Isolated Turkmenistan's strongman Gurbanguly Berdymukhamedov was sworn in today in a grand ceremony after securing over 97 per cent of an almost uncontested vote at the weekend. Berdymukhamedov, 59, kissed the state flag three times and stood on a white sheep wool carpet symbolising a "bright path and kind deeds".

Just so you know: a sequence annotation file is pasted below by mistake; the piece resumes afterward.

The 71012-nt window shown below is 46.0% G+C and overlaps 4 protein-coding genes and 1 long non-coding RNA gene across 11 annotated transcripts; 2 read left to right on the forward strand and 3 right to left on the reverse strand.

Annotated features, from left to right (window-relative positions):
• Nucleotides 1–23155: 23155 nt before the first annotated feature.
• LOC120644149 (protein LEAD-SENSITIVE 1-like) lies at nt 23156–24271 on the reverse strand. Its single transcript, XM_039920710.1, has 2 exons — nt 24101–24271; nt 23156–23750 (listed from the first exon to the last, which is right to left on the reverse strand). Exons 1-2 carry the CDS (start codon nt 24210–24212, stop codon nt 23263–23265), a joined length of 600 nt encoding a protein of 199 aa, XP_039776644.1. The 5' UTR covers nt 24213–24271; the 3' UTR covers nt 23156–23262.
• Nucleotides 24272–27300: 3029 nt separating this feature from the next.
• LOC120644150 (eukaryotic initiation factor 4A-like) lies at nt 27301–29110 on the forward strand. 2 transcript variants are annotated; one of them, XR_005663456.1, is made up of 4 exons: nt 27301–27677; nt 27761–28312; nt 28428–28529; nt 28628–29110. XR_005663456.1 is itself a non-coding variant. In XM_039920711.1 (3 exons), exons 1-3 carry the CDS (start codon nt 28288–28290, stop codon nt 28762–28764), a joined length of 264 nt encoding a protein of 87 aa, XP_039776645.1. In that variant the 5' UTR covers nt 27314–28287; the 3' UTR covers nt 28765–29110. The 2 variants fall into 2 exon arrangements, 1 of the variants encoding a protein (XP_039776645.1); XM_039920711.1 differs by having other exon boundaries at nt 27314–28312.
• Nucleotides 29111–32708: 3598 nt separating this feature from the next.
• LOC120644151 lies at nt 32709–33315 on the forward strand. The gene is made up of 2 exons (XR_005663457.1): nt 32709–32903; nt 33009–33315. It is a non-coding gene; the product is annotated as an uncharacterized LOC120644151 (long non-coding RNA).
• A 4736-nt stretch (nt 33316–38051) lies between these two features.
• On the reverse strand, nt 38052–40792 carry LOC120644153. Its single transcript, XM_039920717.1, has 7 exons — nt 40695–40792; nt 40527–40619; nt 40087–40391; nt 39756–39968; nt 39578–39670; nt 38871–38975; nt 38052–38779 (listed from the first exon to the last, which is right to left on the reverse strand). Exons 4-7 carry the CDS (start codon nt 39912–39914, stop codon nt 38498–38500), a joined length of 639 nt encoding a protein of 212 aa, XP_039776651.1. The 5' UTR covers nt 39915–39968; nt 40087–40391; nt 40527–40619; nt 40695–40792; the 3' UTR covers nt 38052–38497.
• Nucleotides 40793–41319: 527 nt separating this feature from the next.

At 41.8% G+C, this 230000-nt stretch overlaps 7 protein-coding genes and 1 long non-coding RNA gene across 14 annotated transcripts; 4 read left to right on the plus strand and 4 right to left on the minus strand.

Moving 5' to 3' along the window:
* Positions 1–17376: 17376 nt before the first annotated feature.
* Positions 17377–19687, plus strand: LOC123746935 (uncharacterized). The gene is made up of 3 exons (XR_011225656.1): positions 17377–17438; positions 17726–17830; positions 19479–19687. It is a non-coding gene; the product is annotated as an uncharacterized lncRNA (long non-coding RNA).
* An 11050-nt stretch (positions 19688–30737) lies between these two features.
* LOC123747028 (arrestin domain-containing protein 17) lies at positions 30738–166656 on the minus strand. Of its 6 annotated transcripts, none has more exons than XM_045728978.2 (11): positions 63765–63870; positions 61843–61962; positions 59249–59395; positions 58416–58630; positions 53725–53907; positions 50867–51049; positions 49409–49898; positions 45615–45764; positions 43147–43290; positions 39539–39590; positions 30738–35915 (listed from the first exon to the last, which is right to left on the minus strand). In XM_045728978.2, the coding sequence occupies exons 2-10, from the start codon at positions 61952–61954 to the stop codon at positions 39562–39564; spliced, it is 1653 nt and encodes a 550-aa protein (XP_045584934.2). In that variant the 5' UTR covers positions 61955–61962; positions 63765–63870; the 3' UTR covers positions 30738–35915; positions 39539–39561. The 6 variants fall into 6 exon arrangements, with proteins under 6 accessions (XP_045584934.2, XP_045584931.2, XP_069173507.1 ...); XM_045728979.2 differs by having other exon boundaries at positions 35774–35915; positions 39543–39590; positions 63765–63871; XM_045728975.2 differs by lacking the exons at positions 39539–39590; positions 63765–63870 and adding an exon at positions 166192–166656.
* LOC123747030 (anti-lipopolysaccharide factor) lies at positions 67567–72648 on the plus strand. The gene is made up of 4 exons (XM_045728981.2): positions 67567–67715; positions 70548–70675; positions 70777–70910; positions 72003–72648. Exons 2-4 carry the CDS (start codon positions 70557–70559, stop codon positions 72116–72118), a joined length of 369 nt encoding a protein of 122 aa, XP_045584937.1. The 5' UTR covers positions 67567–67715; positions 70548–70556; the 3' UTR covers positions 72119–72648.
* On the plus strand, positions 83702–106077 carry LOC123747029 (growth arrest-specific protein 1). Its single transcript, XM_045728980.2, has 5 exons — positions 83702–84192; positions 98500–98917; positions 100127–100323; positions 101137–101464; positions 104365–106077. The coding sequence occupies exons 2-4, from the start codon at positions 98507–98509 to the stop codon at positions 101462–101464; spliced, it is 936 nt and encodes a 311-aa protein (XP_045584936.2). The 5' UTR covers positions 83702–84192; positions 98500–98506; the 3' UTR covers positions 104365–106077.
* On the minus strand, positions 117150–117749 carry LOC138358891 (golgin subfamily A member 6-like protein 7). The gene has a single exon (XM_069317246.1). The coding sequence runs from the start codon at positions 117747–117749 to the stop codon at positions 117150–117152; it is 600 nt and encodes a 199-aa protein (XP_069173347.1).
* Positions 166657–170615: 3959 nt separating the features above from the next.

The ceremony was attended by around 2,500 people. Central Election Commission chair Gulmyrat Myradov said the inauguration would be "written in golden letters in the history of Turkmenistan", a Central Asian country that gained independence from Moscow in 1991. "The presidential election showed the solidarity of the people and confirmed the will of the people, that our people are committed to democracy, unity and cohesion," said Myradov at the ceremony. Berdymukhamedov said his inauguration for a third consecutive term as the country's leader marked "a new era of presidential rule". "Even grander, more elevated and more responsible tasks stand ahead," he said, noting that the present cabinet would be replaced by "a new team" in a month. His words were greeted by chants of "Glory to the protector!" which is how the state media refers to Berdymukhamedov. The president promised to create a human rights ombudsman in a country where abuses are cited as being systematic by rights groups, and strengthen the fight against drug trafficking. The former dentist and health minister took power in 2006 in the gas-rich country with no experience of competitive politics after the death of Turkmenistan's first president, Saparmurat Niyazov. Both men are honoured by golden statues in the capital Ashgabat, where natural gas wealth is flaunted in lavish, grandiose white marble architecture, even as other parts of the country suffer from poverty. In Sunday's election, the incumbent leader thrashed eight other token candidates that included subordinate regional officials and the director of a government-owned oil refinery, taking 97.7 per cent of the vote. All eight candidates vigorously applauded Berdymukhamedov at the swearing-in ceremony. The Central Election Commission, which claimed an incredulous turnout of 97.3 per cent said yesterday that his closest rival, the chairman of the state agribusiness association, scored just over one per cent. Although Turkmenistan sits on the world's fourth largest natural gas reserves, it has failed to diversify export routes and its hydrocarbon-based economy as a whole. In recent years the country of over 5 million people has traded its traditional economic reliance on Russia for dependence on China, which buys the vast majority of its gas.
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